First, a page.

Why hello there! Welcome to another installment of Entertaining Exchanges, this time with Neuroscientist & chef extraordinaire, Erin Coffey (you can see her Stone Berry Galette below). Erin spends her days in the lab at Penn and her nights with the Philadelphia Wind Symphony and baking some pure goodness. Read on to learn more about her struggle on whether she’d rather have Sherlock Holmes or Bill Nye The Science Guy as a guest at her next dinner party.

Zokos: Think back to the most recent dinner party that you hosted or attended. What was the best part of it?

Erin Coffey: My most recent party was a potluck birthday barbecue.  My favorite part was the diversity of people that attended – I have friends that I’ve met through a variety of entirely unrelated groups and activities, so seeing who brought what sort of food and how they all interacted over dinner was a delight.  It’s a funny thing – the character of the various attendees was really reflected in the dishes they contributed!  That, and a potluck barbecue means that people are walking around, grabbing a burger here or a kebab there, and that it doesn’t have to be a formal sit-down event.  Lots of opportunities for people to interact with each other.

Z: Explain how the most recent dinner party you threw was different than the first dinner party you ever threw. What has changed since you first started throwing dinner parties? Why?

EC: The first dinner party I can remember was a Mexican-themed dinner that my college roommate and I hosted the summer after our freshman year.  It was fun, there were corn chips, and there were more than enough sombreros to go around – but it was a theme party, which comes attendant with certain challenges in terms of menu and decoration.  It’s also a lot of hard work!  So, while I still love a good theme – “brunch” is a favored one for me at the moment – I’ve since learned that having the right people makes the dinner party more memorable than having the perfect theme or setting.  A friend recently commented that she likes coming to my gatherings because she always gets to know really interesting folks that she’d never have met otherwise.  That, for me, is the perfect dinner party.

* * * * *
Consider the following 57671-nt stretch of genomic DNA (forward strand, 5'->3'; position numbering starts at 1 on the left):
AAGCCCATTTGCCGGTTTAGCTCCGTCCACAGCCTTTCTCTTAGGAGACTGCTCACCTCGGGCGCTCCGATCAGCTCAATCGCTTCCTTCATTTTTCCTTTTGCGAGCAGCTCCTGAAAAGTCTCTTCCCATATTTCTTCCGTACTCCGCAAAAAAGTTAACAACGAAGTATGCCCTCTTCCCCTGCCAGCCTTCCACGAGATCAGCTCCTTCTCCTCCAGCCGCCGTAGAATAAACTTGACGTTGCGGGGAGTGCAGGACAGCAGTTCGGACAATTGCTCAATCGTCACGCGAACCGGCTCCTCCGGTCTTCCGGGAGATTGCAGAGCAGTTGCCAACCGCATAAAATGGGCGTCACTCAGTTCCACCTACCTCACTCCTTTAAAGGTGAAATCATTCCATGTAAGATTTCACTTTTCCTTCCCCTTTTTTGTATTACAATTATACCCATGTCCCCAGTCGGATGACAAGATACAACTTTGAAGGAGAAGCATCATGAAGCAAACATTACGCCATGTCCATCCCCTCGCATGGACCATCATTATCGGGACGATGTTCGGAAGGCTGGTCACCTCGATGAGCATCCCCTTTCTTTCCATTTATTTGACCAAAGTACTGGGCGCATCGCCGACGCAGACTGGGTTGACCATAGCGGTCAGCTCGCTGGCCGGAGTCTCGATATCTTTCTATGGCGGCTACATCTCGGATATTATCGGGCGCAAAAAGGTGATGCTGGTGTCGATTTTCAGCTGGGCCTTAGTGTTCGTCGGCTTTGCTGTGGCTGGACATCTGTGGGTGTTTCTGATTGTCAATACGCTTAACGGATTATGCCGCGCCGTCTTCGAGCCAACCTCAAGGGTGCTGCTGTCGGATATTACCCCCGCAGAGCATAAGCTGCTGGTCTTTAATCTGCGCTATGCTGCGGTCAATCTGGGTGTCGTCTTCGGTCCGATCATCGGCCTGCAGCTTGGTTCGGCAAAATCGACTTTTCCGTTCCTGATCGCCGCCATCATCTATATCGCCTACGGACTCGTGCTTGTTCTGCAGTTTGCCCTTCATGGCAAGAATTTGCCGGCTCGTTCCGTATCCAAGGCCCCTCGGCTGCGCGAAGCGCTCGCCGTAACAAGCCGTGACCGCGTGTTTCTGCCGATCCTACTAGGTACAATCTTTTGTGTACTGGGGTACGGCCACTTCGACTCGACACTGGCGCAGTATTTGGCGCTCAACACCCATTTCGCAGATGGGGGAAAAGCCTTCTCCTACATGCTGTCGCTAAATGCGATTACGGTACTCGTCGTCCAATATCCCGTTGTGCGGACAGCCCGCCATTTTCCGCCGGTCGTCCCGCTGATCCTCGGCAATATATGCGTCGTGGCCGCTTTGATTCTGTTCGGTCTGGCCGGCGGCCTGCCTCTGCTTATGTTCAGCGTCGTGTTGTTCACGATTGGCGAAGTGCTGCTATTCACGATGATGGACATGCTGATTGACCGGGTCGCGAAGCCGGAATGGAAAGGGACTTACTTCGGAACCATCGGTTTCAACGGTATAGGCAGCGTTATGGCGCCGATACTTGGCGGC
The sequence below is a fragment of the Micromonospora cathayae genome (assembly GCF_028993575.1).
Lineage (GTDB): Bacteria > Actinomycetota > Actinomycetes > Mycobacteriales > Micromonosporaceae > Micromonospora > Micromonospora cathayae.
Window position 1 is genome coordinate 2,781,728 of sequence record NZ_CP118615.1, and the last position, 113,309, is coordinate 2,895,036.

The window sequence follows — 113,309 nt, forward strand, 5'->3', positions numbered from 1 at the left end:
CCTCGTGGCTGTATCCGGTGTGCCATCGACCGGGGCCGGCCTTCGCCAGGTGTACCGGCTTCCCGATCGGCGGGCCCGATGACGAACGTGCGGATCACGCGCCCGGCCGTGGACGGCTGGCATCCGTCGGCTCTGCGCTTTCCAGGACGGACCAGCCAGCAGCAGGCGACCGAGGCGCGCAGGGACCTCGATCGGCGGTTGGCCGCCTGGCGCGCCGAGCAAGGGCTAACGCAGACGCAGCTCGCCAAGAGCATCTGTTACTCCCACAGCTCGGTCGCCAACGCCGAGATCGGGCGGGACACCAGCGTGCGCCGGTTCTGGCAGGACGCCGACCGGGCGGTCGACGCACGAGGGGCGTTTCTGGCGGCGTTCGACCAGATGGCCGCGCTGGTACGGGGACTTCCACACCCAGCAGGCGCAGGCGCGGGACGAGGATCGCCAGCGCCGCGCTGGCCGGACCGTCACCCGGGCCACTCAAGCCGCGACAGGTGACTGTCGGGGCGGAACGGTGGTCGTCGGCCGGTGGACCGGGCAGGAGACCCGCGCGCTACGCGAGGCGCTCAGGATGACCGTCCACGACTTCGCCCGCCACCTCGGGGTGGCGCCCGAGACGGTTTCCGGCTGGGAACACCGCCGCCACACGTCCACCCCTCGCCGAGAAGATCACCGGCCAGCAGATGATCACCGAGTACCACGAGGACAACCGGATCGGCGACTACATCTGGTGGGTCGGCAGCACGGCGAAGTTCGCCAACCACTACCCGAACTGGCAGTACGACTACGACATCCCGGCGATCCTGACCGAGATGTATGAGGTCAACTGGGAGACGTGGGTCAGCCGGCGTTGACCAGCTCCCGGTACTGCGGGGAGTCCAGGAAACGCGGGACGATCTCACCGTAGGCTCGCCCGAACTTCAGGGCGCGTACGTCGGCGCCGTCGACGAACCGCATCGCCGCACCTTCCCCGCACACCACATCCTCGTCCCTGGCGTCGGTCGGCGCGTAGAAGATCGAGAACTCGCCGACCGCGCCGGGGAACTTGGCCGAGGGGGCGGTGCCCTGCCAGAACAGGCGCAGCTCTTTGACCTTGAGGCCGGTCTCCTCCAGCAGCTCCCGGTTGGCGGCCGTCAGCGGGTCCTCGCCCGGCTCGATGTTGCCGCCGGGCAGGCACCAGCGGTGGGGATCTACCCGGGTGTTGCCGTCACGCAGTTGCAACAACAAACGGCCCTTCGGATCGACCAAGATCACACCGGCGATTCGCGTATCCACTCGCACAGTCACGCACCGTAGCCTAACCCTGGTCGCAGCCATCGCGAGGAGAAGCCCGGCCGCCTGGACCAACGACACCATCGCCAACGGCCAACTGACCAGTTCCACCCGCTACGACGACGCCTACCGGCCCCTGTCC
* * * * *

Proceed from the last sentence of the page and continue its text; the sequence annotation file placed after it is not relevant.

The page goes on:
Z: What are the top two items – not ingredients- at your house that you find yourself using over and over at your dinner parties?

EC: First and foremost, my collection of vases, full of fresh-cut flowers – no question there!  I briefly worked at a florist’s during high school, so I always make my own flower arrangements when I have guests.  Flowers are like living sculpture, and I think a well-thought-out arrangement – particularly one with seasonal blooms and interesting colors – doesn’t have to be really big or dramatic to change the feel of a party.

Second – board games. I find that if the talking is slowing down but people have too much inertia to actually leave, some sort of activity can really get things moving.  Even at the end of a long evening, there’s nothing like a heated round of Bananagrams or an equally heated (though perhaps less speedy) turn at Settlers of Catan!

Z: Where is your dream place to host a dinner party?

EC: Quiet New England beach, early fall, light breeze.  I’d stick a polished driftwood table right in the sand,     get some big, bright candles and sea glass to decorate the table, and serve some sort of seafood dish – maybe curried shrimp. Alternatively, elk or venison chili, a similar table but made out of roughly-cut logs, dressed with pine garlands and pinecones, and just on the edge of an alpine lake.  In other words, find me a rustic shoreline, and I’m a happy camper (figuratively or literally, in this case).

Z: You can invite any four people to a dinner party – who are they?

EC: Hmm… tough question.  My ideal table is profound, passionate, delightfully nerdy, and above all a barrel of fun – I tend to invite people that I think would find each other’s company enjoyable.  So let’s go with Joy the Baker, for her excellent wit  (and of couse, for the delicious baked goods); Fran Kranz, because I think he’d be a hoot and a half; Emma Thompson, because she’d have some great life perspectives; and Sherlock Holmes, the original popular scientist (particularly in the great detective’s current incarnation)!  Unless it’s a murder mystery dinner party – in which case, I’d have to swap out Sherlock Holmes for Bill Nye.  Holmes would be approximately zero percent fun at a murder mystery party.  He’d either solve the case too quickly and point out all the holes in it or, if he were the murderer, he’d be so good at it that no one would ever guess!

Z: What’s your ideal number of people for a dinner party and why?

EC: Six is just few enough that the host doesn’t have to go too crazy making appetizers and entrées, but many enough that it’s quite reasonable to have a potluck-style dinner or to ask for contributions of food or beverage from attendees.